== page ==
"The two major interchanges at Highways 191 and 158, and Highway 191 and West Loop 250, are the most heavily-trafficked thoroughfares in Midland, with commuter traffic to and from Odessa, and populated with major retailers such as Sam's Club," McAnally said.

The company's equipment arsenal for the project includes Cat loaders, maintainers, laydown machine and excavators; Cat and Rex dirt rollers; Dynapac dirt and hot mix rollers; Walden rotary brooms; Weiler material transfer vehicle; Wirtgen reclaimer and milling machines; and various cranes for bridge work.

As for manpower, McAnally said the project calls for 75 Jones Brothers employees and another 175 from 14 subcontractors.

Other project stats demonstrate the scope of the project:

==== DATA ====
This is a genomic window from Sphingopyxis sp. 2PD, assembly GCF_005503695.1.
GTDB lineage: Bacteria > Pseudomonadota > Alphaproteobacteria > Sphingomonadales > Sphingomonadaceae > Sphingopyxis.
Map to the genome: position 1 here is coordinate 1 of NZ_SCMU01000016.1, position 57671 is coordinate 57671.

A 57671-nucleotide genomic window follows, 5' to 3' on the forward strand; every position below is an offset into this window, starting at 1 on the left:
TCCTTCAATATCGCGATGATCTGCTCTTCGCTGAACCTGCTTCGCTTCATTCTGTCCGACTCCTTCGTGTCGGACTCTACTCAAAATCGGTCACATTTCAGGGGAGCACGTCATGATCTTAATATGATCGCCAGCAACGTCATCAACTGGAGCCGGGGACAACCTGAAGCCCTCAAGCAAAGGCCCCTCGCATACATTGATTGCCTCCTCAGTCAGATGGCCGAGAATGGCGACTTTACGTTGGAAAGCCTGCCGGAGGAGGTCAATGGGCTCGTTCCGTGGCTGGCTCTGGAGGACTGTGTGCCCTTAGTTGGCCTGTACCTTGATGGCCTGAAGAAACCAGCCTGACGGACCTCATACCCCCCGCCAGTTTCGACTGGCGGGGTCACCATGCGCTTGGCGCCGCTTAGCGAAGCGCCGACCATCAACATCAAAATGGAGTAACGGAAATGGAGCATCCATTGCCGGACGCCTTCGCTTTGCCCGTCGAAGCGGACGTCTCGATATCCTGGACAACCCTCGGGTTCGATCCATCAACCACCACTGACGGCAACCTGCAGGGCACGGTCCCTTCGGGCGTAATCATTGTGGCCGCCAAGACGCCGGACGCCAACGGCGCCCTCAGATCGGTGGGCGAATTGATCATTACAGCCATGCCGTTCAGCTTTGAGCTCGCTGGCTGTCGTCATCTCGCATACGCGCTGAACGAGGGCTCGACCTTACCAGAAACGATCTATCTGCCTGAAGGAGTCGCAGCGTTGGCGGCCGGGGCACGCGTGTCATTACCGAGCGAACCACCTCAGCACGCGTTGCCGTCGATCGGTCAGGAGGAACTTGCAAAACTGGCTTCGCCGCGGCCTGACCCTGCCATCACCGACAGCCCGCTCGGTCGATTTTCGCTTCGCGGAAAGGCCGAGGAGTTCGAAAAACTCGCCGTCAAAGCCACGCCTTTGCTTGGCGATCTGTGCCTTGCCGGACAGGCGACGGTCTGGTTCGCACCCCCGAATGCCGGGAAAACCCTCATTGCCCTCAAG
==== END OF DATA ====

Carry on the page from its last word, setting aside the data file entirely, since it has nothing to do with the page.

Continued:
• Footprint: 562,000 sq. yds.;
  • Dirt moved: 125,000 cu. yds.;
  • Concrete (approximate): 6,800 cu. yds.;
  • Hot mix: 60,000 tons;
  • Flexible base course material used: 7,700 cu. yds.;
  • Mechanically stabilized earth retaining walls: 19,376 sq. ft.;
  • 18-in. reinforced concrete pipe (RCP): 153 linear ft.;
  • 24-in. RCP: 1,066 linear ft.
Moving Solutions

The most notable part of the project involves the installation of a braided Highway 191 exit ramp that will be positioned over the existing on ramp.

"By relocating the current exit ramp, which is now very close to a major shopping center, we will eliminate the merging onto the main lanes, while providing more merging area and queuing on the service road," Powell explained. "In the other three locations [southbound Loop 250, northbound Loop 250 and westbound Highway 191], swapping exit and entrance ramp locations will accomplish the same thing: more merging area and queuing on the service roads."